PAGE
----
If You'd Read This One First, Then What?

I'm reading a book by an author I like very much...today. Since I like her current work, I went back to find her earlier books and, well, the one I bought just isn't as good.

Of course there's a learning curve, and some authors climb to better writing over time while others plummet downward, racing to keep a book a year in the hands of readers. And not every book can be a gem. But this book, unfocused, too cute in places, and unsure of what tone it wants to strike, got me thinking how many times we reject an author after reading one book, unaware that he or she has done better elsewhere. If I'd read this book first, I probably would have looked past this author's books on the shelves from then on.

As it is, I'm giving the author a break, enjoying her storytelling ability and ignoring those moments where the characters stop and tell you something that slows the story and shouldn't be there. A favorite writer has to get pretty far off the mark before I give up on him, but it does make me stop and think. There are a lot of writers out there, and if readers don't like the first taste they get of your work, they have lots of alternate choices. If you only get one chance, every book you offer the reading public has to be all that it can be.

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Comment by Dana King on December 7, 2009 at 11:21am
A funny side note here. By coincidence, I was lucky enough to interview Ken Bruen this week. (And yes, he's as delightful via email as everyone says he is.) I asked which of his books he would recommend to someone reading him for the first time. His answer: The Guards. So you never know.
Comment by R. Michael Phillips on December 5, 2009 at 11:59pm
Very well put, Peg. Sometimes it seems a writer is going for quantity over quality just to get that next book out. A writer must pause and give thought to how rushing to market might affect their reputation with readers.
Comment by Peg Herring on December 5, 2009 at 8:39am
I had the same experience with The Guards. Although I'd seen Bruen at a con and thought he was great, I didn't like the book. I see from the notes here that I probably should try again. I like the idea of asking a writer for recommendations, though. That really gives liking their work the best shot.
Comment by Dana King on December 5, 2009 at 4:32am
Funny you should mention The Guards. Highly recommended by everyone, I got it as a Christmas gift and read it over the holidays last year. Didn't care for it. Could have been because I thought Jack Taylor was more acted upon than an actor, could have been because I was sick and in bed while I read it. No matter.

In the spring I read Priest, and liked it a lot. I got the Taylor character better, and it's a beautiful story, told without sympathy. A few weeks ago I read London Boulevard; now I'm hooked. Great book. Fun to read, great story, great anti-hero. Can't wait to read more of him now.

You're right: there are too many good writers to waste time reading some you don't like. When someone's recommended as much as a Bruen (or Pelecanos) I always try to give them another shot.
Comment by Jon Loomis on December 5, 2009 at 4:32am
I can forgive almost anything if the writing's excellent and the characters are engaging. The characters want to stop in the middle of the chase scene to talk about the best way to grill a bluefish (with mustard or without)? Fine with me. But if it's not and they're not, one chance is plenty.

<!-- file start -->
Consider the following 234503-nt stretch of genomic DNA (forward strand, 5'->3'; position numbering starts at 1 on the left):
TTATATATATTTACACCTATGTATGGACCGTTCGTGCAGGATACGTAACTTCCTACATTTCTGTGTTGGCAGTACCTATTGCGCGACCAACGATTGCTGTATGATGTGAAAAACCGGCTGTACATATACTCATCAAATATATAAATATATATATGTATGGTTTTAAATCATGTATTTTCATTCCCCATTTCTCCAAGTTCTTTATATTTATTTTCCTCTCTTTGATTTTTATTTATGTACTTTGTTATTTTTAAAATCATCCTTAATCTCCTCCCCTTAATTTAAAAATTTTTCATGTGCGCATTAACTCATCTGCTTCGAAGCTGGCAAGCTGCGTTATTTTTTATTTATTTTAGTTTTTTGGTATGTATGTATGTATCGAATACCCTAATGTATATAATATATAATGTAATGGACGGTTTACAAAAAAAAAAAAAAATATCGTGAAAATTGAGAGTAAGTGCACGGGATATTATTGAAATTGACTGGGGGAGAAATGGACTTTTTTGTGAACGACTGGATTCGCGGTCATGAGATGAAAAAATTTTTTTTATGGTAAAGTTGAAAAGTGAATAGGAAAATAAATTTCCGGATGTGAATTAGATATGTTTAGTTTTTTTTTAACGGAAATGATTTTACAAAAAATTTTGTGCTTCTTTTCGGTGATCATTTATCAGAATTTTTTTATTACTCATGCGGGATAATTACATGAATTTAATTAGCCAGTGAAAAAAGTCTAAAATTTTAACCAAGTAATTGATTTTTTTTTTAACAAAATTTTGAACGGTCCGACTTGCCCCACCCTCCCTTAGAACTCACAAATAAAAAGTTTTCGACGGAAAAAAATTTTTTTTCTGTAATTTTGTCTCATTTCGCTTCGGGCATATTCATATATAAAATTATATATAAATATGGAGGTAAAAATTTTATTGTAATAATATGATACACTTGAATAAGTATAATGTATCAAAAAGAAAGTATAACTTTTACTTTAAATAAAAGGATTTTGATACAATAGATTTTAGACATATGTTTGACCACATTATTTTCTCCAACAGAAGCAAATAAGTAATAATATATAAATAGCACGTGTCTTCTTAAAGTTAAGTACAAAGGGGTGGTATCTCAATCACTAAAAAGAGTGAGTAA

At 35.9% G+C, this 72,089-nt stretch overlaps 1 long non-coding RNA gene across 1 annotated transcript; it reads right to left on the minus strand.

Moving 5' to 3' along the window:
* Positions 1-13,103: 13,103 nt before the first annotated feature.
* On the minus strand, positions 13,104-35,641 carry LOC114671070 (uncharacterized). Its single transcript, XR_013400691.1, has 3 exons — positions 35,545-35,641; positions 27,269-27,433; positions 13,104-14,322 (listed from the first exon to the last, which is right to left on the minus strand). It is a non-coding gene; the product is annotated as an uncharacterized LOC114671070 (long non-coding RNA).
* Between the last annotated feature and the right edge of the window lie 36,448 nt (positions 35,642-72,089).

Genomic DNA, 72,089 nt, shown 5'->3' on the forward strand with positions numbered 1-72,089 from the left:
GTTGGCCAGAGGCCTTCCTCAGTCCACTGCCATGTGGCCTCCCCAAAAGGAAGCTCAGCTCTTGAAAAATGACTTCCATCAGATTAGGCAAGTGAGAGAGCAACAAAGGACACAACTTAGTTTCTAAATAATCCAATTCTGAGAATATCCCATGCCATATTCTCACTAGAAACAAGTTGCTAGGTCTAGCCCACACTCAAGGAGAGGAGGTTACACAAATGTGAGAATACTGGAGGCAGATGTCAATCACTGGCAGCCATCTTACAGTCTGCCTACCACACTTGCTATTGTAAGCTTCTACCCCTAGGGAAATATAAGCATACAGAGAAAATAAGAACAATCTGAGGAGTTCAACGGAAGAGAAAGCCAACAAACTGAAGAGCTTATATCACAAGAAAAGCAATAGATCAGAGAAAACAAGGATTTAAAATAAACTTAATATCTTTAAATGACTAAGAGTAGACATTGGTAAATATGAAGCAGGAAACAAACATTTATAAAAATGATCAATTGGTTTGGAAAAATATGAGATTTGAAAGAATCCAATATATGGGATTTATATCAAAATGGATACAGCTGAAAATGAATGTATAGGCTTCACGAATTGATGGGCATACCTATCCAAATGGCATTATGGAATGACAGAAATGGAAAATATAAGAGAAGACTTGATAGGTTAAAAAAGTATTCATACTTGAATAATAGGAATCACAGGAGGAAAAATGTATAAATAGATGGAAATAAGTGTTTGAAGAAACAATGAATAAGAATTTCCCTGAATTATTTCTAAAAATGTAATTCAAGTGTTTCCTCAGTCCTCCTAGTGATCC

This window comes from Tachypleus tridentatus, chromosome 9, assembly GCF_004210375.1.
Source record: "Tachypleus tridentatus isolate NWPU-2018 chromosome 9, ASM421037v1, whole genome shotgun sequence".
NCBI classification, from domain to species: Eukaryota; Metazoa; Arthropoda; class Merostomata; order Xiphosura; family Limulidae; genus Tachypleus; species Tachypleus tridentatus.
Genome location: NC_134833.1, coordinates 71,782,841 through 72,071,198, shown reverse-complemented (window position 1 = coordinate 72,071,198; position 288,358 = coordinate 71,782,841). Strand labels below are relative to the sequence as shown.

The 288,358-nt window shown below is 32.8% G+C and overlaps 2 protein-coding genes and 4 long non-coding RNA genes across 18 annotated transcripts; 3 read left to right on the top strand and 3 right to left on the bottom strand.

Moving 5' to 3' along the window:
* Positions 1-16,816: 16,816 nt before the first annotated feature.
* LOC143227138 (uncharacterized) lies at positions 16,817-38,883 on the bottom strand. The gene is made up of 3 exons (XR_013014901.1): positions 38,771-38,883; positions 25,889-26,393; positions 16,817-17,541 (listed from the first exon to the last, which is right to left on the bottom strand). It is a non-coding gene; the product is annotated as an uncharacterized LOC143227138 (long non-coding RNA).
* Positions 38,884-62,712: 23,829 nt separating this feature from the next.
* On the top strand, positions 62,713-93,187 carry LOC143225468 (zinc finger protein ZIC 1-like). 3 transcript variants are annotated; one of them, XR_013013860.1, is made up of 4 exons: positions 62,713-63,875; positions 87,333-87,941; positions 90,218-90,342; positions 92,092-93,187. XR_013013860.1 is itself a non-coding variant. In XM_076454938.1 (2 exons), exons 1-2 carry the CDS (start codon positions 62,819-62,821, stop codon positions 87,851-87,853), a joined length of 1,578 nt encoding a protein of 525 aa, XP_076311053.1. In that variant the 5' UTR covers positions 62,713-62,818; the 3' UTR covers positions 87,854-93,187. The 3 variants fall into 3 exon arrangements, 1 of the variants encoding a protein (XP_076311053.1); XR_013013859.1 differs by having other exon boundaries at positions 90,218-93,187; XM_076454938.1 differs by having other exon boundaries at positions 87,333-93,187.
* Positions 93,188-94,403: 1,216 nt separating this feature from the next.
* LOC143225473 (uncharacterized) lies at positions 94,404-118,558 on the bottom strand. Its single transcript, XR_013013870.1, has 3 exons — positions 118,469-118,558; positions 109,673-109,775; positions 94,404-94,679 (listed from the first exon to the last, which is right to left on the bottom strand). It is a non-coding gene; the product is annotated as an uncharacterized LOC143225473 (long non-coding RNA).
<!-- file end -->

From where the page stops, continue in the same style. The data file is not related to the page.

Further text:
Comment by John Dishon on December 5, 2009 at 3:53am
For me this happened with Ken Bruen's The Guards. Recommended highly by everyone, so I read it and hated it. Maybe because it was hyped up so much, but anyhow it led me to write off Bruen for now anyway. Also leading to that decision was the blurb Bruen provided for the Night Gardener, which led me to purchasing that book, which I also hated. So no more Pelecanos either. I stopped reading Lee Child's The Killing Floor (I think that's the name, it was his first one) about 300 pages into it at the scene in the airport where he's fighting through the surge of people to meet someone. That scene was so ridiculous, how hard it was for Reacher to get through the crowd. Airports just aren't that crowded. I've walked against the grain through Shibuya crossing in Tokyo, one of the largest pedestrian crossings in the world, with less trouble than Reacher had. And the last straw was realizing this airport scene was the most dramatic, intense moment of the book up to this point. Plus, I hated Child's staccato writing style, so I quit that book and Child as well.

It's nothing against these authors, really. I just don't have time to give to an author who has disappointed me before; there's just too many books I have to read, ones I already have bought, and ones I still want to buy. So if a new author doesn't do it for me, then sorry. But I've got too big a pile to give them a second chance. That's just how it is.
Comment by Dana King on December 5, 2009 at 3:39am
Given an opportunity (interview, conference, signing) I like to ask authors which of their books they'd recommend to someone who hasn't read them before. Not necessarily their favorite, or the one that sold best, or had the best reviews; the book most accessible to a new reader, that will give the best example of how the author writes. It makes me more confident when choosing which book to choose when trying out someone new.

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